Jerboas and Other Small Endangered Rodents

Meredith got a new pet a couple of months ago. He’s a Russian hamster and his name is Mr. Hammy. He’s extremely gentle. When she first brought him home, I was stunned by the size of his “nads” in comparison to the rest of his small body. Apparently, this is a common physical trait of male hamsters. All that aside, he is an extremely sweet, affectionate little fellow, and only in slight danger from being eaten by Badger while recreating on the floor. Hammy is descended from a small tribe of hamsters discovered in the Syrian desert 70 years ago, and all of his positive traits as a pet have led to the adoption of hamsters as one of the most popular small pets worldwide.

Hamsters aren’t in any type of danger, but many other small rodents are. This is a cute video of a Jerboa. Jerboas are nocturnal rodents distributed throughout North Africa, the Middle East, and parts of Asia. Some people say they resemble miniature kangaroos. Their long tasselled tail helps to balance them when they jump — they can jump pretty high and cover distances quickly. Jerboas are regarded as endangered. The animal was known of, but not much-studied until 2007. The BBC has an excellent report from December 2007 on Jerboas, thanks to an expedition to the Gobi Desert funded by the Zoological Society of London (ZSL). Dr. Jonathan Baillie, who led the trip, said that jerboas were “the Mickey Mouse of the desert,” extremely cute and comical. As a nocturnal animal, the jerboa is endangered as a result of habitat destruction more than anything else – they were only recently studied because they were as a rule, not often seen. Utah_prairie_dog1

But here is another animal that everyone knows in America: the prairie dog. A number of prairie dog species are endangered, and efforts to protect these animals (which are regarded as lower than gophers – which is like, how low can you go? – by many ranchers) are on the increase. Prairie dogs, which entertain children endlessly in zoo environments and on television, are social animals that live in towns – laid out with neighborhoods, various rooms, and they have an elaborate system of protection. The warning barks of “lookouts” earned them the nickname prairie “dog” upon encountering English-speaking people settling the wide-open spaces of the American prairie.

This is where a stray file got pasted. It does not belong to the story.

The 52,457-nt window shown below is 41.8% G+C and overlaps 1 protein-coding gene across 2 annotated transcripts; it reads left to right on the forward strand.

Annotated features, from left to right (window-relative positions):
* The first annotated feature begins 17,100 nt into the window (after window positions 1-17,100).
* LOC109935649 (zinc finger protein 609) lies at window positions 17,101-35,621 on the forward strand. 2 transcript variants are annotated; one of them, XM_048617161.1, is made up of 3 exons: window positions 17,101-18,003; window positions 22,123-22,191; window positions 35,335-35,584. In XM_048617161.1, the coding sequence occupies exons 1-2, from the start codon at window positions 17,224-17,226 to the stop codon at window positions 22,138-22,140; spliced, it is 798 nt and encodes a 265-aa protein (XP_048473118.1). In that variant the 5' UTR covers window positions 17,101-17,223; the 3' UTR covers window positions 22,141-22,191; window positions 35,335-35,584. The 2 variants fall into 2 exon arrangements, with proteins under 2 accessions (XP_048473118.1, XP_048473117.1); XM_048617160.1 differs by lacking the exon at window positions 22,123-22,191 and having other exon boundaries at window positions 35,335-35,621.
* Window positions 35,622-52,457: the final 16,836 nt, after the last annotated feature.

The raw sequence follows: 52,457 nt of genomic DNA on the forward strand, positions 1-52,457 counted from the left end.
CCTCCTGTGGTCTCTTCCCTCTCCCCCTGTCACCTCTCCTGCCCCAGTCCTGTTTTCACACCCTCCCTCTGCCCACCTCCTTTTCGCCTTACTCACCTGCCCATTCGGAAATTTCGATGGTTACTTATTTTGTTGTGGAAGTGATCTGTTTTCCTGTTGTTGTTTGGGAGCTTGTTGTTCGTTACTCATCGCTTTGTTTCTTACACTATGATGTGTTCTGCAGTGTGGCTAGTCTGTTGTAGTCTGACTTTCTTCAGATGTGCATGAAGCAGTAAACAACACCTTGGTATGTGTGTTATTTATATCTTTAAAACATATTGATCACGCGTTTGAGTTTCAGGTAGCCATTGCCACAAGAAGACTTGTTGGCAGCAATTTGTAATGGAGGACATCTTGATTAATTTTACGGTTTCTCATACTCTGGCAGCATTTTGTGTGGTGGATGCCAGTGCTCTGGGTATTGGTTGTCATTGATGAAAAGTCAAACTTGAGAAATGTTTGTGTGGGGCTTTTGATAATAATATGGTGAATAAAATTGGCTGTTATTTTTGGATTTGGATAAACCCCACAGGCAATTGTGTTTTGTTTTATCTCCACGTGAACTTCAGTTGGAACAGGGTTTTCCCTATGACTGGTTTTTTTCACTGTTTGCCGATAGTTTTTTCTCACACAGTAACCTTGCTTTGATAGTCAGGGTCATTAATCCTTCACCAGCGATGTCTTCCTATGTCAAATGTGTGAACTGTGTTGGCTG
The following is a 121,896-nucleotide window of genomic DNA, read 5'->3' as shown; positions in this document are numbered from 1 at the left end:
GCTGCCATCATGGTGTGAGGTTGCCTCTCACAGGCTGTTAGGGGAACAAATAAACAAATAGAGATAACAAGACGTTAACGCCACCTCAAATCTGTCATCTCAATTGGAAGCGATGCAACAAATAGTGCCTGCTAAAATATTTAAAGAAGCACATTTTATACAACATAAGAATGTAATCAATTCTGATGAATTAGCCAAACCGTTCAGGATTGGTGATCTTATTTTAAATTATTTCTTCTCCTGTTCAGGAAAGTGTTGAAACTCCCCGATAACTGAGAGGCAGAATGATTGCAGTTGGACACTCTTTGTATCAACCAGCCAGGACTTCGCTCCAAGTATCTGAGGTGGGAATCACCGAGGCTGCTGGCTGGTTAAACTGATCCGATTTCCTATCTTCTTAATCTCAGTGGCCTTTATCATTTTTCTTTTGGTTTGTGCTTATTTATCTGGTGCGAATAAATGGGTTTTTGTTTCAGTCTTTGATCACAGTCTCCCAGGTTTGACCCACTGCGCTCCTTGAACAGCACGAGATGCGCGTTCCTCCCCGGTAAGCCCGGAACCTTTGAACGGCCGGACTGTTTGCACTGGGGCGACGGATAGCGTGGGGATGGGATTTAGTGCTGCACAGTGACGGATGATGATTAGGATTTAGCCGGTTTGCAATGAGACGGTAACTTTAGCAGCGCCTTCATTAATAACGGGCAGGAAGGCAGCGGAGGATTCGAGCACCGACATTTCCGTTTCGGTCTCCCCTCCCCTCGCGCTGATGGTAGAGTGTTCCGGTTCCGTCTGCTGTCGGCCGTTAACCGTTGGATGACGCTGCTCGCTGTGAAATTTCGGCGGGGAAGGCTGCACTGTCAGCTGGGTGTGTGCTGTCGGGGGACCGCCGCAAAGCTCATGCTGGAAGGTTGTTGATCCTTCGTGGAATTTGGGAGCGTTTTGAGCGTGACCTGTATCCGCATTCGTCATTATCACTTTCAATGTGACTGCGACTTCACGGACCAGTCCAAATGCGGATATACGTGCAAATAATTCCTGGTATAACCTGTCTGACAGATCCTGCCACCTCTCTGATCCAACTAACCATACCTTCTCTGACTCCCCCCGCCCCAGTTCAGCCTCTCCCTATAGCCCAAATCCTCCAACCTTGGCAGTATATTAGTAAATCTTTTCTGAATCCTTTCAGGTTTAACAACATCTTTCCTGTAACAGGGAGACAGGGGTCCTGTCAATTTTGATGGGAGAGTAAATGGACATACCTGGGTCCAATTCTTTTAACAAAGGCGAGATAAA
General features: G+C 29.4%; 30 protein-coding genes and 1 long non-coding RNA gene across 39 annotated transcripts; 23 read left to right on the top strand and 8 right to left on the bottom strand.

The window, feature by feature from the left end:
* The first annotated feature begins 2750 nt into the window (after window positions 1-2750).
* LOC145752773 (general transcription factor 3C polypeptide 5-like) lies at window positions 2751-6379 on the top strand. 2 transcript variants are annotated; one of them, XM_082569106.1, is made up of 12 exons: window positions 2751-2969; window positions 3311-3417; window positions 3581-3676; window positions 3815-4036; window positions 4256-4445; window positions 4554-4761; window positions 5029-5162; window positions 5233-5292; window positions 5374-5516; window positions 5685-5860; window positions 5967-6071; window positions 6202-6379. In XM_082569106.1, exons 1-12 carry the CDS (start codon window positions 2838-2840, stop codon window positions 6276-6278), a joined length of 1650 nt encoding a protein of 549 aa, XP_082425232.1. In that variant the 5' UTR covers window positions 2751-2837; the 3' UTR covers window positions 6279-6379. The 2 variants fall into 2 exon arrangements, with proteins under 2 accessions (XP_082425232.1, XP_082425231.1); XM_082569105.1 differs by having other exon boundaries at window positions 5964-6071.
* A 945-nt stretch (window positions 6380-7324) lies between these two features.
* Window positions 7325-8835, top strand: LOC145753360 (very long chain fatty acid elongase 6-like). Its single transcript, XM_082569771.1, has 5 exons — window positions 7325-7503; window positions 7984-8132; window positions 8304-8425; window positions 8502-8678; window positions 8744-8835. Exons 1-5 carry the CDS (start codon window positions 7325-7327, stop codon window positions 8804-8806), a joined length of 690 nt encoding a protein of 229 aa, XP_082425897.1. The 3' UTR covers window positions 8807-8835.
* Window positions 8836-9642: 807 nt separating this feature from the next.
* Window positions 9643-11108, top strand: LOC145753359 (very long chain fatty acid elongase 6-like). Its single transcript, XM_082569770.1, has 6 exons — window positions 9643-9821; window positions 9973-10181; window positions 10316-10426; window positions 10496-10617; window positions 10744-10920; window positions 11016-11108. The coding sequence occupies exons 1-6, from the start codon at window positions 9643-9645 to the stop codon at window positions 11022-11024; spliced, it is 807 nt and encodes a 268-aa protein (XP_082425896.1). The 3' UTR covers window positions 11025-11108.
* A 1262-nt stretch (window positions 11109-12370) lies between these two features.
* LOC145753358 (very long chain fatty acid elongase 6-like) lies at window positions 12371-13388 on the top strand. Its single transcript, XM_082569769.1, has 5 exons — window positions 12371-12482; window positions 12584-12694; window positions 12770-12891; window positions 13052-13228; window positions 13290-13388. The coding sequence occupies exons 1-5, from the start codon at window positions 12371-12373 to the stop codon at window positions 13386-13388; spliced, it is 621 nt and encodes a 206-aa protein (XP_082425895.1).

Issues related to the prairie dog, its relationship to one of its main predators, the black-footed ferret, and the interests of ranchers have become increasingly controversial. Poisoning, trapping, shooting, and a flea-spread plague killing both prairie dogs and ferrets have arisen in recent years. The black-tailed prairie dogs that live in South Dakota’s “badlands” are those under the greatest threat and controversy. I’m pretty sure that this article, written by nature writer Paul Tolme, might even be the exact article that inadvertently provided some of disgraced romance novelist Cassie Edwards’ “material” for her Native American-“inspired” books. If not, it’s pretty similar to the one that did.

Naturalists estimate that there were as many as 4 billion prairie dogs in the United States a hundred and ten years ago. One giant prairie dog metropolis found in Texas in 1900 spread over 250 miles in length, and 100 miles in width, with an estimated 400 million residents. There are far, far fewer prairie dogs today. Those are truly impressive numbers and certainly do not represent anything like endangerment. However, today, ranchers, environmentalists and communities clash over prairie dog management.

What do I think? Well, mass-poisoning is never a good option for animal control. And anybody who’d think shooting small, defenseless “watchdog” prairie dogs for sport, then leaving their bodies to rot fits in the wretched subhuman category for me. By the same token, like rabbits in Australia, it’s within the realm of possibility that prairie dog numbers can skyrocket causing environmental and economic damage. However, the prairie dogs are definitely in retreat today, and the brutal sport of popping prairie dogs for fun, or poisoning them en-masse, is completely insupportable.

Why do we find small mammals so cute? From an evolutionary perspective, small mammals resemble their own – and our – warm-blooded, furry, mammalian ancestors. Many early mammals lived in burrows and existed socially, much like prairie dogs and nearly all other small mammals today. Little, adorable Mr. Hammy is affectionate, sweet-tempered, gentle and likes to chew whatever he comes across. It’s a funny thing to think, but I wonder if people’s tendency to eat mindlessly (i.e. TV – hot cheetos, whee!) and Hammy’s chewing fetish don’t have more to do with each other than we might think. It’s notable that prairie dogs and hamsters are a little on the chubby side – all the more to survive the lean winters in one’s burrow. And it’s just too bad that we don’t have those winters any more, isn’t it?


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